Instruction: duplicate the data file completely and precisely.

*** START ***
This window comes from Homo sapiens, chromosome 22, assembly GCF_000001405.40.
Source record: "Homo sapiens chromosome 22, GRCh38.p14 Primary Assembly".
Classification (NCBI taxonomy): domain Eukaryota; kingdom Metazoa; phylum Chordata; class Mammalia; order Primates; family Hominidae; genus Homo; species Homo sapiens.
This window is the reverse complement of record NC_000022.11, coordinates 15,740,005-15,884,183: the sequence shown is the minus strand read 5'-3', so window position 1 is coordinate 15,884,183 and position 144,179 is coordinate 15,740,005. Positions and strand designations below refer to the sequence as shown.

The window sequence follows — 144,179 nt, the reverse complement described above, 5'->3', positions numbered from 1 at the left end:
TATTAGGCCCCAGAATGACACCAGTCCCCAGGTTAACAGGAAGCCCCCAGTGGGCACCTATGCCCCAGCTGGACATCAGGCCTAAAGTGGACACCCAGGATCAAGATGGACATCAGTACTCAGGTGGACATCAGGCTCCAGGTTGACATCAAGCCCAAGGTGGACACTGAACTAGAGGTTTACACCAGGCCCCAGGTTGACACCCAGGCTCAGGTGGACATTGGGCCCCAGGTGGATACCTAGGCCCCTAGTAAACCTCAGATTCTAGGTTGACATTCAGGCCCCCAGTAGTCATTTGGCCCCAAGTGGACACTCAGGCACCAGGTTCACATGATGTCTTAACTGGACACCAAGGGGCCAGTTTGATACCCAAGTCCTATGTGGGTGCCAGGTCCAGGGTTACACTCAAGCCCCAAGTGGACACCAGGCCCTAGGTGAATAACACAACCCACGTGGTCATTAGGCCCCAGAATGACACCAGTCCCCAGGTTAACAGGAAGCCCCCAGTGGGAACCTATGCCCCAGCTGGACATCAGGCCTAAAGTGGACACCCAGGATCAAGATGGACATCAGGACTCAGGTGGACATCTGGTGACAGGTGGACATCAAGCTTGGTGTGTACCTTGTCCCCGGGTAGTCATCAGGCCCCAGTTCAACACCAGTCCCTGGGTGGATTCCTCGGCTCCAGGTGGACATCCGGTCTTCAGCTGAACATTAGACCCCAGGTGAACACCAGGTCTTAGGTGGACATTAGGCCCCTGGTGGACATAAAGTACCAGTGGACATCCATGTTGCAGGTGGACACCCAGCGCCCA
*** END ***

This window comes from Homo sapiens, chromosome 22, assembly GCF_000001405.40.
Source record: "Homo sapiens chromosome 22, GRCh38.p14 Primary Assembly".
Classification (NCBI taxonomy): domain Eukaryota; kingdom Metazoa; phylum Chordata; class Mammalia; order Primates; family Hominidae; genus Homo; species Homo sapiens.
This window is the reverse complement of record NC_000022.11, coordinates 15,740,005-15,884,183: the sequence shown is the minus strand read 5'-3', so window position 1 is coordinate 15,884,183 and position 144,179 is coordinate 15,740,005. Positions and strand designations below refer to the sequence as shown.

The window sequence follows — 144,179 nt, the reverse complement described above, 5'->3', positions numbered from 1 at the left end:
TATTAGGCCCCAGAATGACACCAGTCCCCAGGTTAACAGGAAGCCCCCAGTGGGCACCTATGCCCCAGCTGGACATCAGGCCTAAAGTGGACACCCAGGATCAAGATGGACATCAGTACTCAGGTGGACATCAGGCTCCAGGTTGACATCAAGCCCAAGGTGGACACTGAACTAGAGGTTTACACCAGGCCCCAGGTTGACACCCAGGCTCAGGTGGACATTGGGCCCCAGGTGGATACCTAGGCCCCTAGTAAACCTCAGATTCTAGGTTGACATTCAGGCCCCCAGTAGTCATTTGGCCCCAAGTGGACACTCAGGCACCAGGTTCACATGATGTCTTAACTGGACACCAAGGGGCCAGTTTGATACCCAAGTCCTATGTGGGTGCCAGGTCCAGGGTTACACTCAAGCCCCAAGTGGACACCAGGCCCTAGGTGAATAACACAACCCACGTGGTCATTAGGCCCCAGAATGACACCAGTCCCCAGGTTAACAGGAAGCCCCCAGTGGGAACCTATGCCCCAGCTGGACATCAGGCCTAAAGTGGACACCCAGGATCAAGATGGACATCAGGACTCAGGTGGACATCTGGTGACAGGTGGACATCAAGCTTGGTGTGTACCTTGTCCCCGGGTAGTCATCAGGCCCCAGTTCAACACCAGTCCCTGGGTGGATTCCTCGGCTCCAGGTGGACATCCGGTCTTCAGCTGAACATTAGACCCCAGGTGAACACCAGGTCTTAGGTGGACATTAGGCCCCTGGTGGACATAAAGTACCAGTGGACATCCATGTTGCAGGTGGACACCCAGCGCCCA